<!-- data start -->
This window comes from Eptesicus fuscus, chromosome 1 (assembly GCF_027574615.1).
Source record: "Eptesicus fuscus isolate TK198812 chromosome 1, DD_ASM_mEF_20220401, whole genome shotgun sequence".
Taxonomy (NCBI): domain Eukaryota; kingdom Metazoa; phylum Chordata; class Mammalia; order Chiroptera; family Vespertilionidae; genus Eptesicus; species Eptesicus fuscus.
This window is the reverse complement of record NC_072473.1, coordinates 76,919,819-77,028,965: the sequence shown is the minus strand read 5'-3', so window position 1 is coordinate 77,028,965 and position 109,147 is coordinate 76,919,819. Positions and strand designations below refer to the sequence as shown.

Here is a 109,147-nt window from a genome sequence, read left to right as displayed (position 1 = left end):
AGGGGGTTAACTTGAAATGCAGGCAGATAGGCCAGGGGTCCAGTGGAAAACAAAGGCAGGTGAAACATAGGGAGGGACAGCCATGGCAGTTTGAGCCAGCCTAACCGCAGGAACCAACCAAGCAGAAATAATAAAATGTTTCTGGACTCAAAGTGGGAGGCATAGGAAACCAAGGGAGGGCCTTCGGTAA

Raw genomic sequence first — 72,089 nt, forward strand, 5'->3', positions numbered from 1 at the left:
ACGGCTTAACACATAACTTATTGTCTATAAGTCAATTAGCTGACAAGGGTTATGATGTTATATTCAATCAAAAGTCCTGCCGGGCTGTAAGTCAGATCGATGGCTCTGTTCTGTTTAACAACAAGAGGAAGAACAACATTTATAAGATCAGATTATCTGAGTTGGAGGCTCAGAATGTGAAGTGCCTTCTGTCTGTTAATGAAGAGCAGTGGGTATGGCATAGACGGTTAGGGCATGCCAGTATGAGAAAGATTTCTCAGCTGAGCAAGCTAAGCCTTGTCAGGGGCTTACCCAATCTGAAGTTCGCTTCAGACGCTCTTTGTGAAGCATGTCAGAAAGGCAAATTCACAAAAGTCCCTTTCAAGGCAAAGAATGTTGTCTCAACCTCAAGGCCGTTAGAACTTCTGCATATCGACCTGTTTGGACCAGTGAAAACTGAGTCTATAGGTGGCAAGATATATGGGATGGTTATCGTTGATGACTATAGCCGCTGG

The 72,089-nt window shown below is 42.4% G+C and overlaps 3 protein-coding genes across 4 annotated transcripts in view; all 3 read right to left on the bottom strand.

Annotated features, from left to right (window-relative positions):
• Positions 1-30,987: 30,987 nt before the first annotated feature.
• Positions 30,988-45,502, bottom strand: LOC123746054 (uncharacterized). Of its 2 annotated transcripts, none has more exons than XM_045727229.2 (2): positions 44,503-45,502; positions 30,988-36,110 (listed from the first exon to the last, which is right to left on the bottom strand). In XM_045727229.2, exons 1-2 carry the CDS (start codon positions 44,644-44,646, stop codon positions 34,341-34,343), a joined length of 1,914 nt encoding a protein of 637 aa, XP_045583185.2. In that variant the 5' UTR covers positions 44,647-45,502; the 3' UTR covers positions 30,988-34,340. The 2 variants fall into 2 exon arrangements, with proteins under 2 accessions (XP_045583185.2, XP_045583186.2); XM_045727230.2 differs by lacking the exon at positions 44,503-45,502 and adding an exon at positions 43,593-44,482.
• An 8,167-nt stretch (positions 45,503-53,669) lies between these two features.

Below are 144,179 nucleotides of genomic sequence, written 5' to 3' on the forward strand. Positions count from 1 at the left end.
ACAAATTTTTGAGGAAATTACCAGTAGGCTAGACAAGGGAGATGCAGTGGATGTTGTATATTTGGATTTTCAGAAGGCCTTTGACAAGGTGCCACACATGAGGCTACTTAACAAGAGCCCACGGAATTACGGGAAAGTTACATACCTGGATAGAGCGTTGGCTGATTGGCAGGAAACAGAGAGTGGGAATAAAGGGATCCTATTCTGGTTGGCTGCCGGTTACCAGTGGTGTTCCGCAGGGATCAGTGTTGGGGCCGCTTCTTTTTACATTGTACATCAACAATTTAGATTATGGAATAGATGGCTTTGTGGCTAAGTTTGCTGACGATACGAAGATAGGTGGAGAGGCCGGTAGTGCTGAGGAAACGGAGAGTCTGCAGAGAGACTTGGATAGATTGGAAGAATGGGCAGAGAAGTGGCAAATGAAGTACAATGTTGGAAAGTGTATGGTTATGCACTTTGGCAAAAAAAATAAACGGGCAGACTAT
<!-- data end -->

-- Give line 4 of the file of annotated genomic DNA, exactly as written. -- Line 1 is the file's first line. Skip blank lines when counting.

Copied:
This window is the reverse complement of record NC_072473.1, coordinates 76,919,819-77,028,965: the sequence shown is the minus strand read 5'-3', so window position 1 is coordinate 77,028,965 and position 109,147 is coordinate 76,919,819. Positions and strand designations below refer to the sequence as shown.